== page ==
What was supposed to have been an evening hanging out with friends around a fire pit in a South Hill backyard instead became a life-changing experience for Nikole Williams, 31. It was late March, and the damp debris in the pit wouldn’t catch fire. Williams got a can with gasoline and began to pour it on the smoldering fire.
“Next thing I knew the flames were coming up the stream of gas and into the can,” Williams said. There was only a little gas left in the can, yet the fire ignited the gas fumes and the can exploded, setting Williams on fire. “I knew I had to drop and roll. I tried. It didn’t work.”
Her boyfriend, Kameron Smith, 25, ran to her and began pulling off her burning clothes.
Smith and a friend rolled Williams on the ground, but the synthetic clothes she was wearing reignited every time they thought it was out.
“She just wouldn’t go out,” Smith said, with tears in his eyes. “It was probably just 15 seconds, but it felt like an eternity.”
Neighbors came running because they heard the loud explosion, and 911 was called immediately.
Within minutes Smith had Williams inside and in a cold shower.
“Strangely, I was the calmest one in the middle of all of it,” Williams said. “I remember telling the neighbors to go home because we would be OK.”
She arrived at the trauma unit at Providence Sacred Heart Medical Center maybe 15 minutes after the explosion; both said it couldn’t have gone any faster.
Yet the fire had taken a big bite out of the right side of Williams’ abdomen, burned her right hand and arm, and zinged her chest. Smith said there was talk at one point about flying Williams to Harborview Medical Center in Seattle.
“She was burned over 17 percent of her body. That doesn’t sound like a lot, but it is,” Smith said. He stayed awake for most of the six days Williams was in the hospital. “I tried to sleep but all [I] could hear was her screaming.”Reporter Pia Hallenberg talks about her story on KHQ.com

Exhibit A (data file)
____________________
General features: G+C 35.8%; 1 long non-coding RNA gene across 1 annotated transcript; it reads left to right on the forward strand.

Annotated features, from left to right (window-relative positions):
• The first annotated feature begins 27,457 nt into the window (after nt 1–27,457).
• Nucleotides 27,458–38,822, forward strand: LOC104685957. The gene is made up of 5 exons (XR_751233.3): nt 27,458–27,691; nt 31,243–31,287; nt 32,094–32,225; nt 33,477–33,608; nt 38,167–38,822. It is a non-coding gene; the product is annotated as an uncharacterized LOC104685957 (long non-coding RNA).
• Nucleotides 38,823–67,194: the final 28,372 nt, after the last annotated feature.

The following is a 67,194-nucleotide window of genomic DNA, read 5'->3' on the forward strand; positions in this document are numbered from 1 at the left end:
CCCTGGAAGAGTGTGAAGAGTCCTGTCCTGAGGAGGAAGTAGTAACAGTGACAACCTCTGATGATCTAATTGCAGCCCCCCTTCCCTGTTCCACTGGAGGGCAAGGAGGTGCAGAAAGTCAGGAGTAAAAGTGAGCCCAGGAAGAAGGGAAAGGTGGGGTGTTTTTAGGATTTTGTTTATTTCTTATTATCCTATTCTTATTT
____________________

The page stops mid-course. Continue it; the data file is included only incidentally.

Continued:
Williams’ plans to start school at Spokane Community College on April 1 were canceled.
Unemployed at the time, Williams has no health insurance. When surgeons proposed a skin graft, she turned it down because she didn’t know how she’d pay for it.
Weeks later, when part of the cost of the graft was covered by Spokane County Medical Society’s Project Access, which covers medical costs for low-income, uninsured residents, Williams said yes to the painful surgery. But by then, surgeons determined her healing had progressed too far.
“They said it wasn’t worth it putting me through the pain now,” Williams said. “But if I had said yes initially, then my healing would have been further ahead today.”
She no longer receives unemployment because she can’t work or look for work until she has healed completely. She was denied any other public assistance except food stamps.
Now the young couple is struggling to pay the medical and hospital bills, and basic living expenses such as rent.
“I don’t like to ask for help, but it gets to that point in your life where you don’t have a choice,” Williams said quietly, adding that she has great support from her family.
Smith set up a donation page on the website GiveForward and they are hoping to raise $10,000.
The site has been open for almost a month, but not even $1,000 has trickled in.
“I don’t know,” Smith said, shrugging. “She just fell through all the cracks.”
Smith is working part time and looking for full-time work, juggling that and taking care of Williams. The couple had to move in the middle of everything.
“It’s just been rough. It’s been a lot of ups and downs the last six weeks,” Williams said. “But we have the best friends. They have helped us so much. And they paid for our move.”